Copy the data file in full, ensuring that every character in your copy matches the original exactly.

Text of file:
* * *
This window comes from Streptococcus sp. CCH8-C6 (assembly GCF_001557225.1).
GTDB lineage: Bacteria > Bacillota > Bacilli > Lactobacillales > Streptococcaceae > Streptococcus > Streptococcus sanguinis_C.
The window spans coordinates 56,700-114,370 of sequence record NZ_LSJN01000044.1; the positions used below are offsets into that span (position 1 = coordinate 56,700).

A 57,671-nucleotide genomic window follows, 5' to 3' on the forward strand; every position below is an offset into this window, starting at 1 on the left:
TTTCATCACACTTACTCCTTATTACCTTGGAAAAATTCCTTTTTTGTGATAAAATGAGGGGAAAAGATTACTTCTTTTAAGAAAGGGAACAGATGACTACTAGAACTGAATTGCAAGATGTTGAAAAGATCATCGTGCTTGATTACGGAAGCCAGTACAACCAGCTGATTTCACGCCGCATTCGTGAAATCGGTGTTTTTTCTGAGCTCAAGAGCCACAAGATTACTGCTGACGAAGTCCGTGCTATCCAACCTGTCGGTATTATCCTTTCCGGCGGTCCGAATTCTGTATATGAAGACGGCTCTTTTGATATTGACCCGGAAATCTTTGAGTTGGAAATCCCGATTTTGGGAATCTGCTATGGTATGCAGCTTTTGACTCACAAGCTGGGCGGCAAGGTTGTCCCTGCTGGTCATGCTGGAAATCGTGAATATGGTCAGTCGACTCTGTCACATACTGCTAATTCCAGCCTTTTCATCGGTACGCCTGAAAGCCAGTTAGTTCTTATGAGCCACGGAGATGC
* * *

This window comes from Streptococcus sp. CCH8-C6 (assembly GCF_001557225.1).
GTDB lineage: Bacteria > Bacillota > Bacilli > Lactobacillales > Streptococcaceae > Streptococcus > Streptococcus sanguinis_C.
The window spans coordinates 56,700-114,370 of sequence record NZ_LSJN01000044.1; the positions used below are offsets into that span (position 1 = coordinate 56,700).

A 57,671-nucleotide genomic window follows, 5' to 3' on the forward strand; every position below is an offset into this window, starting at 1 on the left:
TTTCATCACACTTACTCCTTATTACCTTGGAAAAATTCCTTTTTTGTGATAAAATGAGGGGAAAAGATTACTTCTTTTAAGAAAGGGAACAGATGACTACTAGAACTGAATTGCAAGATGTTGAAAAGATCATCGTGCTTGATTACGGAAGCCAGTACAACCAGCTGATTTCACGCCGCATTCGTGAAATCGGTGTTTTTTCTGAGCTCAAGAGCCACAAGATTACTGCTGACGAAGTCCGTGCTATCCAACCTGTCGGTATTATCCTTTCCGGCGGTCCGAATTCTGTATATGAAGACGGCTCTTTTGATATTGACCCGGAAATCTTTGAGTTGGAAATCCCGATTTTGGGAATCTGCTATGGTATGCAGCTTTTGACTCACAAGCTGGGCGGCAAGGTTGTCCCTGCTGGTCATGCTGGAAATCGTGAATATGGTCAGTCGACTCTGTCACATACTGCTAATTCCAGCCTTTTCATCGGTACGCCTGAAAGCCAGTTAGTTCTTATGAGCCACGGAGATGC